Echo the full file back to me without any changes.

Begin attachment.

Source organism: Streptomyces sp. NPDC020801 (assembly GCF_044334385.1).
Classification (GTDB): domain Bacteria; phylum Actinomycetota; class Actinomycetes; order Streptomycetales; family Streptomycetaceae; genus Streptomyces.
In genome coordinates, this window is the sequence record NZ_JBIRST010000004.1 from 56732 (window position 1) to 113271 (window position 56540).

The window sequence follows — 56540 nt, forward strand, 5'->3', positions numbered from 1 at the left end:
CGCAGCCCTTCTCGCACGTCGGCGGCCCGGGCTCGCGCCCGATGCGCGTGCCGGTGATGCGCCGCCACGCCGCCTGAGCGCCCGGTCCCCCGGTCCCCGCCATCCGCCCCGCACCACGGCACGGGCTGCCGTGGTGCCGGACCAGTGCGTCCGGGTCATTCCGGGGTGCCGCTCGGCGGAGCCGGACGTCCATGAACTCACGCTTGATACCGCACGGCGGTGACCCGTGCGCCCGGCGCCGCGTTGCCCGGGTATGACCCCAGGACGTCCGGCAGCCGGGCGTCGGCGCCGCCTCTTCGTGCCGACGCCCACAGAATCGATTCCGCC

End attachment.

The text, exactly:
Source organism: Streptomyces sp. NPDC020801 (assembly GCF_044334385.1).
Classification (GTDB): domain Bacteria; phylum Actinomycetota; class Actinomycetes; order Streptomycetales; family Streptomycetaceae; genus Streptomyces.
In genome coordinates, this window is the sequence record NZ_JBIRST010000004.1 from 56732 (window position 1) to 113271 (window position 56540).

The window sequence follows — 56540 nt, forward strand, 5'->3', positions numbered from 1 at the left end:
CGCAGCCCTTCTCGCACGTCGGCGGCCCGGGCTCGCGCCCGATGCGCGTGCCGGTGATGCGCCGCCACGCCGCCTGAGCGCCCGGTCCCCCGGTCCCCGCCATCCGCCCCGCACCACGGCACGGGCTGCCGTGGTGCCGGACCAGTGCGTCCGGGTCATTCCGGGGTGCCGCTCGGCGGAGCCGGACGTCCATGAACTCACGCTTGATACCGCACGGCGGTGACCCGTGCGCCCGGCGCCGCGTTGCCCGGGTATGACCCCAGGACGTCCGGCAGCCGGGCGTCGGCGCCGCCTCTTCGTGCCGACGCCCACAGAATCGATTCCGCC